Chechen special forces
Soldiers of the Chechnya's Special Forces Unit at a military parade in the Russian republic's capital of Grozny in 2015Reuters

Seven suspected Islamic state militants have been arrested for allegedly planning terrorist attacks in Moscow and St Petersburg.Those held in custody were Russian nationals and citizens of Central Asian states, Russia's Federal Security Bureau (FSB) said.

Police found an explosives lab, according to a Reuters report. The group were being led by an Islamic State (Isis) fighter who had travelled into Russia from Turkey. The suspects who were detained in Yekaterinburg, a city 900 miles east of Moscow, have been charged with terrorism, and the illegal possession of weapons and explosives.

Police said they had uncovered a bomb-making laboratory during searches of the suspects' homes and had found detonators, guns, grenades and extremist literature.

"It was established that after the terror acts, those detained plan to leave for Syria to take part in military action in the ranks of Islamic State," the FSB said.

Members of the IS militant group were reportedly planning attacks in the Sverdlovsk region in the Urals and were keen to head to Syria in order to join up with IS.

Russian State TV announced that Chechen forces loyal to the Kremlin are on the ground in Syria gathering military intelligence deep inside IS-controlled territory, and this knowledge is being used to determine key bombing targets.

Chechen intelligence agents have also worked their way into the ranks of IS, according to Ramzan Kadyrov, the Kremlin-backed leader of Chechnya.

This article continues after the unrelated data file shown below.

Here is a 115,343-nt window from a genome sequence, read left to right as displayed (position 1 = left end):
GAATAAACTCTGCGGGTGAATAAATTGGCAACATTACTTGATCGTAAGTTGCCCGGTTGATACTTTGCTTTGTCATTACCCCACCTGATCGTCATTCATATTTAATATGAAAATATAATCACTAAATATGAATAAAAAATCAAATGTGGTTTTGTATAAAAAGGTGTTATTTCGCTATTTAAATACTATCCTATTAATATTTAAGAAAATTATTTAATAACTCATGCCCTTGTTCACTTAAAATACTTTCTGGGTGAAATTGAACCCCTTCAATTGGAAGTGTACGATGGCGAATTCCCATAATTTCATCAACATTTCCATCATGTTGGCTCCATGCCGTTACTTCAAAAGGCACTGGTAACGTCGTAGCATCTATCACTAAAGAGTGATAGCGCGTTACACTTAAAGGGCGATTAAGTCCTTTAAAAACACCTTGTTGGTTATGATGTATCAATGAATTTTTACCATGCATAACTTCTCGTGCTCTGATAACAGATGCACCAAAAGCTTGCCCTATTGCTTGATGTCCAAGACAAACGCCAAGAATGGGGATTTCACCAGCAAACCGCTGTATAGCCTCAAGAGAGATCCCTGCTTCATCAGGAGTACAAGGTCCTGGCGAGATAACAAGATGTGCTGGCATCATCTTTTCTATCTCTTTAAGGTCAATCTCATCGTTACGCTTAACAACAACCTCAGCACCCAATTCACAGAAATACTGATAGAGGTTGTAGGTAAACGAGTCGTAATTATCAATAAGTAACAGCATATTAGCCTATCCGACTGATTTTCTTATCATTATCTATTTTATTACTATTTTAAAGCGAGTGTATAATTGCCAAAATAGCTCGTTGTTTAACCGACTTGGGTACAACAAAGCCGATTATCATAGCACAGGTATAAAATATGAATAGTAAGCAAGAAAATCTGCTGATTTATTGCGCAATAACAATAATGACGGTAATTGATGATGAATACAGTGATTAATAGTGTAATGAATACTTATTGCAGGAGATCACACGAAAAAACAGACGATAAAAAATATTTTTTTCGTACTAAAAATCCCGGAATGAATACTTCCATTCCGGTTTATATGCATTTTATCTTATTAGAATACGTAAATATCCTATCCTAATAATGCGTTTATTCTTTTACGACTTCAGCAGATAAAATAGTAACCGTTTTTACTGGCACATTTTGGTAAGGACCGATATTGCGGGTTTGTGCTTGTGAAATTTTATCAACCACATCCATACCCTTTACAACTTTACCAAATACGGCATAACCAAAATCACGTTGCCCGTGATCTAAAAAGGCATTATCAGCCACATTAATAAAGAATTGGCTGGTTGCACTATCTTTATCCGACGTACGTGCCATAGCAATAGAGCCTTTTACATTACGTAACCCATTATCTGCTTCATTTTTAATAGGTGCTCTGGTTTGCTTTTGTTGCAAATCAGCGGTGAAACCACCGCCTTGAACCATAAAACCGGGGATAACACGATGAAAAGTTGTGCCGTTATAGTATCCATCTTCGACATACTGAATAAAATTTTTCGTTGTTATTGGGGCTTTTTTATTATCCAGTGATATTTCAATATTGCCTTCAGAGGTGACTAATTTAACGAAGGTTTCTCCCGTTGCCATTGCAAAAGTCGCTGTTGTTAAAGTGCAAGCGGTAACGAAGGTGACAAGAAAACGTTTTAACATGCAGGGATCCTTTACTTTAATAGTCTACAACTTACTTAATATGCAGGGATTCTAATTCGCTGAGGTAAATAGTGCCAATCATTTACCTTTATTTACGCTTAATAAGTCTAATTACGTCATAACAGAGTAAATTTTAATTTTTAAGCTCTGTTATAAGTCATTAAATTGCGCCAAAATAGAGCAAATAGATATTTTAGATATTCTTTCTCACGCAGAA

But Dmitry Peskov, a spokesman for President Vladimir Putin, refused to confirm the presence of Chechen forces in Syria.

The Russian National Anti-Terrorism Committee revealed in January that it discovered several groups, mostly operating from Russia's North Caucasus region, plotting terrorist attacks across the region.

Ramzan Kadyrov, leader of Russia's Chechen region and close ally of President Vladimir Putin, said Chechen spies loyal to Moscow were working within Islamic State in Syria. "An extensive spy network has been set up inside Islamic State," Kadyrov's office quoted him as telling Russia's state-controlled Russia 1 channel.

He said Chechnya's "best fighters" had been sent to Syria to gather information about militants' structure and numbers. "Thanks to their work as agents, the Russian air force is successfully destroying terrorist bases in Syria."

Islamic State in Syria posted footage in December of the murder of a man it identified as a Chechen who had been spying on them for Russian intelligence. Kadyrov, himself accused by campaign groups of human rights abuses, denied he was a spy.

Hundreds of Chechens are believed to be fighting with IS and Moscow fears they may return to attack Russia, which they have threatened to do.